That’s consumption in the modern sense of the disease: think SUVs crammed with stuff. Come on, most of us did it to one degree or another this season, even if we didn’t use an SUV to haul the stuff around. So, let’s try to take our consuming habits apart one piece at a time. For example, did you buy a lot of stuff that will inevitably end up in land-fill, not only because the target user outgrew it, out-used it, or never really wanted it in the first place?
So how to think about that….I didn’t really do so much less this year, but what was different was this: I focused on making sure what I did buy or make was recyclable or immediately consumable (food, eg). I made calendars for all my near and dear ones…perhaps to their chagrin, who knows. But at the end of the year, they can toss those puppies in the recycling bin and the paper will be mashed up and turned into something else. We offered a feast of special delectables to our friends–pricey, fancy, certainly impressive. Everyone thoroughly enjoyed themselves and we had a blast. We gave beeswax candles which burn clean. We bought and downloaded music–no muss, no fuss. We gave gifts to kids that are recyclable or immediately usable or edible. We also endeavored to simply buy and give less, but make it mean more.
Wall Street is bemoaning the fact that even though spending on the holidays was robust, it was less than they hoped for and so they’re calling the season a disaster. Go figure. I ran across a blog this morning that helped me think about the prayed for endless upward trend on spending–something virtually unheard of in the natural world:
….I didn’t consume this season because of that as much as for the sake of the earth and equality and a chance for my kid to come of age in a world where a person’s worth is not measured by the limit on their plastic or the cubic footage of their SUV.
As any medical professional will tell you, untrammeled growth at the cellular level is known as cancer. But lots of economists and financial reporters don’t see the point in that: they say we need uncontrolled, rabid, nuclear growth at all times and especially at Christmas. I mean, look at all the good it’s done us, how sweet and warm and fuzzy is the cult of metastatic consumption, what blessings it has poured upon our nation and our planet.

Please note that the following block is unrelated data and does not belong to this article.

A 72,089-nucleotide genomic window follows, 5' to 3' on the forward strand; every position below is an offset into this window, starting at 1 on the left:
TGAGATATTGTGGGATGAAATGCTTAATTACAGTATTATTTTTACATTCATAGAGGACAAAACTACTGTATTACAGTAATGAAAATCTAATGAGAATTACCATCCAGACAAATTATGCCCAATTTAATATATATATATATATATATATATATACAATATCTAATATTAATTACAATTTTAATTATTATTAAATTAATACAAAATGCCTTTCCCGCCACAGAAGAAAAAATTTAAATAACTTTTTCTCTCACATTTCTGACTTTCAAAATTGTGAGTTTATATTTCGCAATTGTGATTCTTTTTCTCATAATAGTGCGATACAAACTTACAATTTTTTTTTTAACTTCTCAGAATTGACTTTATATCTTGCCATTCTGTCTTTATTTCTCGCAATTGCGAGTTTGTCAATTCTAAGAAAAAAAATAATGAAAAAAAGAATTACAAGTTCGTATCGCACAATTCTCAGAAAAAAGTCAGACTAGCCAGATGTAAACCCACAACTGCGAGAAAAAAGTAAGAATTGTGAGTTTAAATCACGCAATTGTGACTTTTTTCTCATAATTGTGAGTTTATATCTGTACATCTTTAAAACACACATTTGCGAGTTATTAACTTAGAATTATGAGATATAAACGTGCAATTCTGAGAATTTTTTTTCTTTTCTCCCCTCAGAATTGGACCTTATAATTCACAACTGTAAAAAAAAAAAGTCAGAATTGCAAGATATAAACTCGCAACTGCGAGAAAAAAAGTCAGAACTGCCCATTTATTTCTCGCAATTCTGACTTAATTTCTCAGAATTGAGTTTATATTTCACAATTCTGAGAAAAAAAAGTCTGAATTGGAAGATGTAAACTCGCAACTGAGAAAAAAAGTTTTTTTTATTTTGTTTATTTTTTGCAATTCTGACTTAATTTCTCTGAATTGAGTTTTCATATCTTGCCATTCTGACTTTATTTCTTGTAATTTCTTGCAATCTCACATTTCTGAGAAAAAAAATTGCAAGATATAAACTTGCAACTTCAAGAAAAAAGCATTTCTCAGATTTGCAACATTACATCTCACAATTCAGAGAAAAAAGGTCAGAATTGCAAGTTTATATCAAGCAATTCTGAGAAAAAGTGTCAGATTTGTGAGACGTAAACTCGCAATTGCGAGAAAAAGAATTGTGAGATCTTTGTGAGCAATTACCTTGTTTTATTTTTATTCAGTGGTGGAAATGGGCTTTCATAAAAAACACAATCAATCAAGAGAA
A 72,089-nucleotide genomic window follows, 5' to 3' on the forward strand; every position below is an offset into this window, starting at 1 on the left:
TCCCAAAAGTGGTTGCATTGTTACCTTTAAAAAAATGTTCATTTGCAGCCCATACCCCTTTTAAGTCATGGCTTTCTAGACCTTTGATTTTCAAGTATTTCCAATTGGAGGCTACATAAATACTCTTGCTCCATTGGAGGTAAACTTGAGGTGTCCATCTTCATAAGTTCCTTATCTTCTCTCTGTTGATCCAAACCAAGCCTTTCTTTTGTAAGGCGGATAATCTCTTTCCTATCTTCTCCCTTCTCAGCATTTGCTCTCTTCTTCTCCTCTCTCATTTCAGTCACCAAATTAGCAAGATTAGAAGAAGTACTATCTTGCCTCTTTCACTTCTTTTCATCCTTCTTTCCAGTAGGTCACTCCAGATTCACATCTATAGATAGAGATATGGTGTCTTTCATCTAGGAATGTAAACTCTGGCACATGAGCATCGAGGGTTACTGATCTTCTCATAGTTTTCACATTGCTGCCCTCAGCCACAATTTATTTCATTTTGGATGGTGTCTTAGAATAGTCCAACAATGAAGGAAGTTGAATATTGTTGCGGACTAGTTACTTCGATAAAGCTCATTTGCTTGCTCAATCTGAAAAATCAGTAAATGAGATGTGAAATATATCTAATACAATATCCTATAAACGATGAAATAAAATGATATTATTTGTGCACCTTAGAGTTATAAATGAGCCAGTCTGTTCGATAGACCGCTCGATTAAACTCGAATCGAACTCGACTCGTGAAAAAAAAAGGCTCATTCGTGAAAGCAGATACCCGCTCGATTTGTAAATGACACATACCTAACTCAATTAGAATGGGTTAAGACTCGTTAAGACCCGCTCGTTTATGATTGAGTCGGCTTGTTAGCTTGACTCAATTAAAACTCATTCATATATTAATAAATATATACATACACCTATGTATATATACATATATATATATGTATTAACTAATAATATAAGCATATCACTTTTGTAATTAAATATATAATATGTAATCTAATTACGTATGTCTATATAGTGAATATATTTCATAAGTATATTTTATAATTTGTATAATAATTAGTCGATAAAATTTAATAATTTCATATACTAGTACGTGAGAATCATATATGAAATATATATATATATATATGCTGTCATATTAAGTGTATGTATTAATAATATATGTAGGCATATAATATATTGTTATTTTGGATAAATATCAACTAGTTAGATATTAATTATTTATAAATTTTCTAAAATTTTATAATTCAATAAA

I have had this same conversation with a lot of people before, usually those somewhere right of me who believe–literally believe—that endless growth and consumption is not only good, but what the Lord had in mind. I think they do a disservice to the Lord. Nothing, absolutely nothing in nature–outside of cancer–grows endlessly without dire results. It’s simply not possible, divine intervention or not. So, maybe it’s a good thing to see us slow down a little on the holidays. I know we focused more on sharing ourselves and making room for more good times together…and the results have been a real holiday, one full of friends and family and quiet and raucous times together.
Another note, on the MLwC project. I mentioned previously that on Thanksgiving, we took my car for a trip up to the San Juan Islands–a fabulous Thanksgiving of bike rides and hikes with sweeping views of the Straights. I had some car trouble, it was diagnosed as okay, but needing attention back in town. I got the attention and got the car fixed last week–for free. It seems the very expensive part that had worn out (catalytic converter) is covered on my car as long as I’ve put less than 90K miles on it. Not only was I less than 90K, I was less than 50K! So, another reward of less driving: you actually get a chance to use that methodically planned warranty they attach to the car when you buy it. Now my car is running smooth and happy, when I use it. Which it seems is quite a lot over this rainy, cold holiday season…..
Car: 324 miles (out to the coast to visit family and back, plus several errands)
Ped: approx 8
Bus: 40 miles